In the “worst case”, Canada experiences a second massive wave in the fall that overwhelms the healthcare system, followed by weaker peaks in the following months.
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It is not yet clear which of these will come true, as it depends on public health measures, public behavior, and even a little luck. But experts say it’s clear that over the next year or so we will be battling increases and decreases in the number of cases and may need to re-lock down as a result.
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“We’re definitely going to live with this through the winter and beyond,” said Ashleigh Tuite, infectious disease epidemiologist at the University of Toronto.
“I think it’s really, really important to remember that what the next moment is going to be like really depends on how we get on with it.”
Tuite expects cases, and public health measures to address them, to fluctuate for the foreseeable future.
“It’s not like we’re going to be totally locked down next year,” she said. “But there will certainly be times when we find ourselves more in a lockdown situation than we are now.”
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Tuite co-wrote an article in the spring that predicted this situation: intermittent lockdowns interspersed with periods where “sometimes we can get some fresh air.” This would help keep the pandemic at a manageable level while the world waits for a vaccine, she said.
Jason Kindrachuk, Canada Research Chair in Emerging Viruses at the University of Manitoba, has another fear about fall: flu season.
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“I think it’s the worst case scenario – you just add COVID-19 to everything we’re already facing,” he said.
While there are signs that the social distancing measures put in place to mitigate the spread of the coronavirus could also reduce influenza infections, he is worried about what could happen.
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In general, however, he shares a similar opinion to Tuite: cases will increase and decrease throughout the year as children return to school and people spend more time indoors.
“There will likely be ebbs and flows in this pandemic.”
He imagines that unlike the massive blunt lockdown instrument we saw in the spring, future lockdowns will be targeted at specific regions that are experiencing a problem, or specific activities contributing to it.
People need to prepare for the eventuality of a lockdown, said Steven Taylor, professor and clinical psychologist at the University of British Columbia.
“It’s going to be kind of a grumpy acceptance,” he said.
But while no one will like another lockdown, they think it’s worth reviewing the last time you went through one.
“What did I learn from this experience? What has worked well, what has not worked so well? What could I do differently? And how do you avoid the long lines of panicked buyers and things like that? ”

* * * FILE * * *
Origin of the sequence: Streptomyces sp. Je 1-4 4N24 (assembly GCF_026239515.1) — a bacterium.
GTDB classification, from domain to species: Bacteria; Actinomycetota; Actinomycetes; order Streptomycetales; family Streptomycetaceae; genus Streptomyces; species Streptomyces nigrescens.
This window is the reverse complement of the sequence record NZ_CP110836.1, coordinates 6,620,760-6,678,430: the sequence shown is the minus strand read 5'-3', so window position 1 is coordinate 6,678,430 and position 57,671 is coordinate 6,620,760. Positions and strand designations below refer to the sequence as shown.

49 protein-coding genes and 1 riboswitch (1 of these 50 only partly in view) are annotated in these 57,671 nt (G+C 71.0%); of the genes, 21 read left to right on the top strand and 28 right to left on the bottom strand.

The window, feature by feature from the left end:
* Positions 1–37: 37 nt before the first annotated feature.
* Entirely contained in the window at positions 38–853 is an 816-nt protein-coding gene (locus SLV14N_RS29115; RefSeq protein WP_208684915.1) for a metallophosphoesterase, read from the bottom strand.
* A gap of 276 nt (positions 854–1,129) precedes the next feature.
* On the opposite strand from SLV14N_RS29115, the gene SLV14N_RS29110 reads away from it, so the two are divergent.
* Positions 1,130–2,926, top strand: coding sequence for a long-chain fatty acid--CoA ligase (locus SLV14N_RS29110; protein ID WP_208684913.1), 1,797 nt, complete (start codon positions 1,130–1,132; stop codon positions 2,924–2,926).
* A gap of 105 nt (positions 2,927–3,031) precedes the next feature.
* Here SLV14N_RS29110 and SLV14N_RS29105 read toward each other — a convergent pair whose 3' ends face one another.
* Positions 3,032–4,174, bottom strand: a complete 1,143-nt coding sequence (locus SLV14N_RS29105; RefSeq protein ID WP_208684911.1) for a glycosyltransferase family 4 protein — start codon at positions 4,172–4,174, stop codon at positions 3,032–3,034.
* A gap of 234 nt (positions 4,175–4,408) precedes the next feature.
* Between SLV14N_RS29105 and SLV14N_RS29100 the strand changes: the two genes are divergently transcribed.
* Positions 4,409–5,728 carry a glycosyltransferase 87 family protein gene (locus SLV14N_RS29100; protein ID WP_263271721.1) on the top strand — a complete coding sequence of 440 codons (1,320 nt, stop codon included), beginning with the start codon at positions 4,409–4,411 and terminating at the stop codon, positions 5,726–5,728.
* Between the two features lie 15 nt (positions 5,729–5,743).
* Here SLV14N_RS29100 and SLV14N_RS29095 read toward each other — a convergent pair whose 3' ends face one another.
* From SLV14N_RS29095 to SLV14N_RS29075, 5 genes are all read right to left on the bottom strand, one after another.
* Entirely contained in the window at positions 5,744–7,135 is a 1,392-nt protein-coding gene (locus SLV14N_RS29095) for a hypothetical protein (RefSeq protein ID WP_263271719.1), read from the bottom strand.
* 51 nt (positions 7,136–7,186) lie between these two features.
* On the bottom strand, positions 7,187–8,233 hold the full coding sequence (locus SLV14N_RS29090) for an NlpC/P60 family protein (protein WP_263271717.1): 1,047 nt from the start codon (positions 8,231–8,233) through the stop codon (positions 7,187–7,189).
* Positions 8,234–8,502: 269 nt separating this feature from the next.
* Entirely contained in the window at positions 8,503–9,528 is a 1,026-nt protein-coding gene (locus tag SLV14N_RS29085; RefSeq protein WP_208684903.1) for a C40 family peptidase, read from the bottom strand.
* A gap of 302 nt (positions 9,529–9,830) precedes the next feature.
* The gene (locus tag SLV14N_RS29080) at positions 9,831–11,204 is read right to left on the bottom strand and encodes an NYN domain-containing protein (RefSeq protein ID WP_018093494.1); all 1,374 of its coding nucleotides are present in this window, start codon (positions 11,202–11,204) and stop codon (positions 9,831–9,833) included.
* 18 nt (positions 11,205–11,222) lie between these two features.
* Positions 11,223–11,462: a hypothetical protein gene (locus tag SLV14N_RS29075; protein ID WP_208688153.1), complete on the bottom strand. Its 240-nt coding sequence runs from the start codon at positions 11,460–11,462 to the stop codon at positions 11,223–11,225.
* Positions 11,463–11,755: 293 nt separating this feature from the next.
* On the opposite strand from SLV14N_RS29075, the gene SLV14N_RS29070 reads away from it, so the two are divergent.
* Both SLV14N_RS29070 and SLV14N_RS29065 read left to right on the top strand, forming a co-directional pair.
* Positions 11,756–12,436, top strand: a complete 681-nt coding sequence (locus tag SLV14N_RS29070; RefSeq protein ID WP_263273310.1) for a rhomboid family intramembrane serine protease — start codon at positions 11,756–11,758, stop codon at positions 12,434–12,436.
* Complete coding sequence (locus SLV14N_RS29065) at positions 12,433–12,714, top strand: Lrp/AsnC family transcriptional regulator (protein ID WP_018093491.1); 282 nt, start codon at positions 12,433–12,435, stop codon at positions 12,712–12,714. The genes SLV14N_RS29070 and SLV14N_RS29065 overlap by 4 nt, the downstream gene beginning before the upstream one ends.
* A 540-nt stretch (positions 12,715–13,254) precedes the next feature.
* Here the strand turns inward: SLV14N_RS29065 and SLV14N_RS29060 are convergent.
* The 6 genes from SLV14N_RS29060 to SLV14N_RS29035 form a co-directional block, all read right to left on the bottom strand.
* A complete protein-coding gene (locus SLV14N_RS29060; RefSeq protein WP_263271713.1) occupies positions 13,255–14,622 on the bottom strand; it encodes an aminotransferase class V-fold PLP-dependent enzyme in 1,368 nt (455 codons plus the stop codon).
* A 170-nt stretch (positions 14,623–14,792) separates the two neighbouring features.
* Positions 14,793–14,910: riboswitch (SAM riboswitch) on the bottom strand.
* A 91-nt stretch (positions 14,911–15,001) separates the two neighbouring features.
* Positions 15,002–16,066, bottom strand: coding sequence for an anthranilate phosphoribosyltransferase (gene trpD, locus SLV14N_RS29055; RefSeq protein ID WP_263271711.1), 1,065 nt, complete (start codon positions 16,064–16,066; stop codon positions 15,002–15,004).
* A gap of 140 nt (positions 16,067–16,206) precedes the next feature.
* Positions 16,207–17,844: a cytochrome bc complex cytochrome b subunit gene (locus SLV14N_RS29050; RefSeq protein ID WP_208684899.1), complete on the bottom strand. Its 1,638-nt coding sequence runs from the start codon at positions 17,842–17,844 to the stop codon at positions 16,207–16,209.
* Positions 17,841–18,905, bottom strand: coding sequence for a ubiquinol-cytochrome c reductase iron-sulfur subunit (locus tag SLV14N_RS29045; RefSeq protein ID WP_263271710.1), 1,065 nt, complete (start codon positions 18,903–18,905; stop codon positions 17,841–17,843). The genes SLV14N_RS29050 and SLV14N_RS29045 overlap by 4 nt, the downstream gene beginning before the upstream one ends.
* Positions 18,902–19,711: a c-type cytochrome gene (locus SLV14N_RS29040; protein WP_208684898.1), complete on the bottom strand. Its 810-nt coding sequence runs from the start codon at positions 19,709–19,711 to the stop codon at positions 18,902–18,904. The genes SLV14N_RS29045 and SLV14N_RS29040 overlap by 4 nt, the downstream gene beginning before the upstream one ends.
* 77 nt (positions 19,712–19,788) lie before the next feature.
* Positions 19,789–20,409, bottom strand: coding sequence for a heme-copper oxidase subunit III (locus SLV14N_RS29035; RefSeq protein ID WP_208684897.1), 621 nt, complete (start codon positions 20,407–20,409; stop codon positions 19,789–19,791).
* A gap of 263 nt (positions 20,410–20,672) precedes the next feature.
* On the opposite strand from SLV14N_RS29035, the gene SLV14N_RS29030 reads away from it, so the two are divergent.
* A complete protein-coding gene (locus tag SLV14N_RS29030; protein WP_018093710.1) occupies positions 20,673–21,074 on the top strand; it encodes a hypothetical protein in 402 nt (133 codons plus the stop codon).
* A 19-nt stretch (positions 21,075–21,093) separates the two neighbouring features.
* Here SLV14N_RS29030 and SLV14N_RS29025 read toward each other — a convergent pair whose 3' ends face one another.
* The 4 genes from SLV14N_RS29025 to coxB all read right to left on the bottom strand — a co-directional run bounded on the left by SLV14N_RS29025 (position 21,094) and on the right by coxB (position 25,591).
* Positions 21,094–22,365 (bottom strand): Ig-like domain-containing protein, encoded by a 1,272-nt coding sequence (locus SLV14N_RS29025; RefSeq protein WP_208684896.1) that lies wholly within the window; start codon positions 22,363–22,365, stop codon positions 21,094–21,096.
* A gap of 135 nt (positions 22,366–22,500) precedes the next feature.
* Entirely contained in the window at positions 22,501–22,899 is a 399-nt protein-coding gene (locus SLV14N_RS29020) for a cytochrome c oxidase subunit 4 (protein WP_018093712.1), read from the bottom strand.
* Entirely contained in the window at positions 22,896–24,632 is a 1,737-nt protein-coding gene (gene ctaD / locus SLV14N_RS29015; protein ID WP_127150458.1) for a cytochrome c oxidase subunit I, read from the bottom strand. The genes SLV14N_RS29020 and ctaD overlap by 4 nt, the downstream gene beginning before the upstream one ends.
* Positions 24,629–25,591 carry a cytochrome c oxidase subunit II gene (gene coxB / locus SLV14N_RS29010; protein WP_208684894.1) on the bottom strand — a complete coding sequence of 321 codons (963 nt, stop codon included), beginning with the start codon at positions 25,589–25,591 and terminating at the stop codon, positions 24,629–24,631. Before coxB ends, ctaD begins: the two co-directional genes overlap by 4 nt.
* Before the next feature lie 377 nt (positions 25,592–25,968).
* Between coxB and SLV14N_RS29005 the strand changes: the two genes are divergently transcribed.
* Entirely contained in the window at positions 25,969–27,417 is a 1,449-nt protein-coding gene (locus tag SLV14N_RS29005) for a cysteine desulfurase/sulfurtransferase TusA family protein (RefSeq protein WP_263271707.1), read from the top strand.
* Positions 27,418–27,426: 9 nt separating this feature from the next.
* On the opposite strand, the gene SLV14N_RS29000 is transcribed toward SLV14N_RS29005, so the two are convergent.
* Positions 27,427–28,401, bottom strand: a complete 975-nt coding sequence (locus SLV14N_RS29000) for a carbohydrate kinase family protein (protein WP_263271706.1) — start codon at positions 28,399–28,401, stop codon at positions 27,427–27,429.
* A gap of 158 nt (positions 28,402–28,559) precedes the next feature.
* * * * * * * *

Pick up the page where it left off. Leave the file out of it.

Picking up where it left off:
Recognizing the types of coping strategies that helped you overcome a previous lockdown can help you prepare for it, he said.
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According to his research, he said, the people who did relatively well during the spring lockdown established a routine, exercised regularly and did not use too many drugs or alcohol. It also helped if people remembered making these sacrifices for the good of the community, he said.
Dealing with uncertainty is mentally difficult, he said, so it would also help if governments were able to set clear expectations or deadlines, if possible, on what a lockdown might consist of and how long they would take. expect it to last.
According to Tuite, some calculations show that it takes three weeks of lockdown to reduce infection rates after a week of exponential spread – meaning it’s better to prevent infections in the first place, rather than trying to repair the damage later.
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But not everyone is so sure that we will be spending time locked in our homes during the winter.
Dr. Matthew Pellan Cheng, an infectious disease physician at the McGill University Health Center, sees reason to be slightly optimistic about the season ahead.
Even though he believes Canada will experience a “second wave” of COVID-19, he doesn’t think it will be as bad as what we saw in the spring.
“When you compare our current situation to the start of the pandemic, we now have effective treatment. We didn’t have that at the start, ”he said.
The treatment he is referring to is dexamethasone, which has been shown to improve outcomes in hospitalized patients with COVID-19 sick enough to require supplementation with oxygen.
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“We have increased the capacity of diagnostic tests,” Cheng said. “We have the ability to test behind the wheel. We didn’t have that at the start. We are also more aware of the public. People are socially distanced. People wear masks. We didn’t have that at the start of the pandemic. And people travel a lot less. ”
All of these things, he hopes, will make the next waves of infection less than we have already experienced.
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